By Michaela Gates, Staff Writer
In today’s society going septic is a serious and life threatening medical emergency, that requires close monitoring and immediate medical attention.
When diagnosed with sepsis, a medical team has to work hard in closely monitoring the patient every second of the day, most cases resulting in an admission to the ICU, the intensive care unit, where the patient can be closely assessed.
Certified Nurse Renee Dyer feels educating college students about sepsis is critical. “I think more people need to be aware of how serious this illness can be. It is very serious, and anyone can be at risk. It can come from something so simple like a cut,” stresses Dyer. “Certainly, those that are medically inflicted, and the elderly are more at risk; however, more people need to know that anyone can get sepsis.”
Sepsis can often be hard to detect at times and some cases may be mistreated leading to more serious affects.
According to the Center for Disease Control (CDC) there is a lengthy list of symptoms that go into the diagnosis of sepsis including a heart rate that is higher than average, shortness of breath when breathing, confusion/disorientation, pain that is extreme, clammy/sweaty skin and shivering, fever or very cold.
There are multiple illnesses that can lead to sepsis and often many people are unaware; feeling as if they are invisible, to the illness. Sepsis can occur in the smallest cut or someone who is already subjected to another illness, both results could send the whole body into disfunction.
“People need to be aware that infections can lead to sepsis and especially the younger generation feels as if they are invisible and say, ‘I will be fine,” and not clean their cut properly,” said Dyer. “You have to take care of yourself and be careful of sharing germs in something as simple as towels in dorm rooms.”
When looking to adults, men and women can both experience sepsis in result of an infection. The CDC breaks it down as such: “[T]hirty-five percent had a lung infection (e.g., pneumonia), twenty-five had a urinary tract infection (e.g., kidney infection), eleven percent had a type of gut infection and eleven percent had a skin infection.”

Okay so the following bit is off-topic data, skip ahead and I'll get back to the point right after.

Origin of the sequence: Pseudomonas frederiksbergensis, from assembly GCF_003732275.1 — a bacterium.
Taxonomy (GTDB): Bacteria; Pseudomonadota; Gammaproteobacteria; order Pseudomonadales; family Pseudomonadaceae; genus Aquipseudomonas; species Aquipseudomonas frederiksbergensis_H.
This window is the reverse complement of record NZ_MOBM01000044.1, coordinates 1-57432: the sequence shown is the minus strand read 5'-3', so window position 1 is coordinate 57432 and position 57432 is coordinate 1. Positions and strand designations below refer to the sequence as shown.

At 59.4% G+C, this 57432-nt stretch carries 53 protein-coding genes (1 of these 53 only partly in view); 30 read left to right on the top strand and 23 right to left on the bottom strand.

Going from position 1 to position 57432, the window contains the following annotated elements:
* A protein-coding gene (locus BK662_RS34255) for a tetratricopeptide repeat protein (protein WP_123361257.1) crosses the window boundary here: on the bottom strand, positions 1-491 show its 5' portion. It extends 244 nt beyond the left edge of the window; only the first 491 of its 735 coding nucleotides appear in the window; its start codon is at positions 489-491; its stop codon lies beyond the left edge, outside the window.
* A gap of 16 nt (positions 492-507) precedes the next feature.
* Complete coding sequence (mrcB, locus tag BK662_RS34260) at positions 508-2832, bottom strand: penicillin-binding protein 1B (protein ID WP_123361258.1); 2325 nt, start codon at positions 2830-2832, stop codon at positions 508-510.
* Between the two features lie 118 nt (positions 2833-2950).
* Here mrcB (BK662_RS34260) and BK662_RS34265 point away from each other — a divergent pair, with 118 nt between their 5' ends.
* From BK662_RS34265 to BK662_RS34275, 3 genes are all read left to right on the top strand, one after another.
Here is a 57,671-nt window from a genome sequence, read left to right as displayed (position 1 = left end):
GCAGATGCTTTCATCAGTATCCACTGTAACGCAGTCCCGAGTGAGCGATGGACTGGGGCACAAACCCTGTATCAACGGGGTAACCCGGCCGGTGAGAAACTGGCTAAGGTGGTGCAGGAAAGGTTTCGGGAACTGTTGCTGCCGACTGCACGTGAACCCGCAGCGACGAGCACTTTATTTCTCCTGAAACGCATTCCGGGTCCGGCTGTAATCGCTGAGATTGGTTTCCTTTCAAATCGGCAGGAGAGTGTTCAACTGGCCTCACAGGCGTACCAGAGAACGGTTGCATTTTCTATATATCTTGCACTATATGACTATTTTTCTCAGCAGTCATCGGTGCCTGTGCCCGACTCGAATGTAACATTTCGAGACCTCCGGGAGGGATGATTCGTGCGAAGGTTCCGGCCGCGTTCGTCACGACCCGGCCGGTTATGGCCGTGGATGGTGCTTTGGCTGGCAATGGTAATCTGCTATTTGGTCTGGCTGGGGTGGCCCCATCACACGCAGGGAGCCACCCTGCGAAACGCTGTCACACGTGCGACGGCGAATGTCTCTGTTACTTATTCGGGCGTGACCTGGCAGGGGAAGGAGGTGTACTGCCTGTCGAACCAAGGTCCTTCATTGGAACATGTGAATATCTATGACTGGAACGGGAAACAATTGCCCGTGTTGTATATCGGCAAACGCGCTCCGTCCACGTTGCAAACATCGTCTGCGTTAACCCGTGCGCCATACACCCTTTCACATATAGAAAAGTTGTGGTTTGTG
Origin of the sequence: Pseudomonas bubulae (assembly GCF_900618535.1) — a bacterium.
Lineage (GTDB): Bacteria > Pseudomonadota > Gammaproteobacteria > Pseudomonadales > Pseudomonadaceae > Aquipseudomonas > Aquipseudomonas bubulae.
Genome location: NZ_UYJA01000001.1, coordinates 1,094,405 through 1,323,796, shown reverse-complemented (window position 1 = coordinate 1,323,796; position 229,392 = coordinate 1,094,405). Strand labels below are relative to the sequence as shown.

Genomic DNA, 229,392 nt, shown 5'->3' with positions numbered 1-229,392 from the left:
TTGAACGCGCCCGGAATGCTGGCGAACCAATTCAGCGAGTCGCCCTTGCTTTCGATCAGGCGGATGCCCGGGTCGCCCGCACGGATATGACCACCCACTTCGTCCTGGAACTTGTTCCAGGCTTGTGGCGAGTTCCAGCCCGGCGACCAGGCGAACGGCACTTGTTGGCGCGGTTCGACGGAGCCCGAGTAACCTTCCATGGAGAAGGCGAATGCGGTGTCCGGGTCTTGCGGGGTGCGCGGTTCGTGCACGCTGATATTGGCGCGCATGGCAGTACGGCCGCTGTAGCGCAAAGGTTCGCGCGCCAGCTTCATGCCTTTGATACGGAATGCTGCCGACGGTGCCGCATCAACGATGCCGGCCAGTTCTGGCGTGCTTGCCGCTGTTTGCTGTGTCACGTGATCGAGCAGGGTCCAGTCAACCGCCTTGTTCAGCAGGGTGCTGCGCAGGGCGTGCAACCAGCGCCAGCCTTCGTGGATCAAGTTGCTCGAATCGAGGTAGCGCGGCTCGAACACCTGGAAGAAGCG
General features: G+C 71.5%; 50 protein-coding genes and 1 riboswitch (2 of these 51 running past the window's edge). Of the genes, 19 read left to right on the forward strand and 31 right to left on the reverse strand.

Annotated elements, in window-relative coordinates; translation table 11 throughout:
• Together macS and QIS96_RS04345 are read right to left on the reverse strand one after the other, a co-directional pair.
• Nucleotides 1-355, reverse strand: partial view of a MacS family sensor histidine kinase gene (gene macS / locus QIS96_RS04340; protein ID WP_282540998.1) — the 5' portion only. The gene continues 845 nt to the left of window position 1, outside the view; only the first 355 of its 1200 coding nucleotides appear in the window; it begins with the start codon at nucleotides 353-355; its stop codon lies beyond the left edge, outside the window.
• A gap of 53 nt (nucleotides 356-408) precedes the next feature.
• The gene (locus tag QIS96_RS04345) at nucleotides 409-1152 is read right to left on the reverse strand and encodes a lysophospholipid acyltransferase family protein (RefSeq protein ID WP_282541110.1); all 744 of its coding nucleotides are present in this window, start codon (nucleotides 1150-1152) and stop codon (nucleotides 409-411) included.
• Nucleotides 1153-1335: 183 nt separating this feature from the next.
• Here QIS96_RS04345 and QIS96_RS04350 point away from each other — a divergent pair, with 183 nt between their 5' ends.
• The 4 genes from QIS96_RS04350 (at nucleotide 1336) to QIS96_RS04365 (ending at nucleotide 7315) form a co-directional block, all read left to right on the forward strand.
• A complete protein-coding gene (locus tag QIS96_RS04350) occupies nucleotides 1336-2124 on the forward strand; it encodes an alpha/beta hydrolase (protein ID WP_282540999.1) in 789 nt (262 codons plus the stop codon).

People both individually and collaboratively can help to prevent sepsis along with bringing an awareness to the illness.
The CDC states that education is key and early detection is crucial and that one should know when to seek medical care, doctors should remind patients that in order to prevent sepsis is by knowing how to take care of their chronic illness, along with keeping up with their vaccinations and proper hygiene.
Dyer has important tips and advice for students living on campus or commuting. “First, remember that sepsis is a medical emergency; although, rare it still happens. Secondly, you want to act fast and don’t ignore your symptoms.
If you feel you are getting worse, you must get checked out and seek medical assistance.”
The Director of Nursing at a resident treatment facility in Bryn Mawr, Donna Wisely, has a daughter who has gone septic an estimated twenty-four times.
Sarah Wisely has fought for her life on many occasions and recently went septic this winter. Her mother advocates for Sarah and others like her to bring an overall awareness to sepsis.
Carol Nadeau, grandmother of Sarah Wisely and teacher assistant at Westport Elementary School holds her breath every time her granddaughter has gone septic.
“It makes me fearful because the next time she gets sick, you just never know…”
It is important that our generation educates themselves about sepsis because of how often it can occur, “I think a lot of people don’t realize how important it is, people your age can learn more and they don’t realize that for certain people it can happen quite a bit.”
The power of hope is what will guide people through and is something that can never be lost.
“I think you always have to hope and always look that it’s going to be better even if in your heart it doesn’t always feel that way” says Nadeau.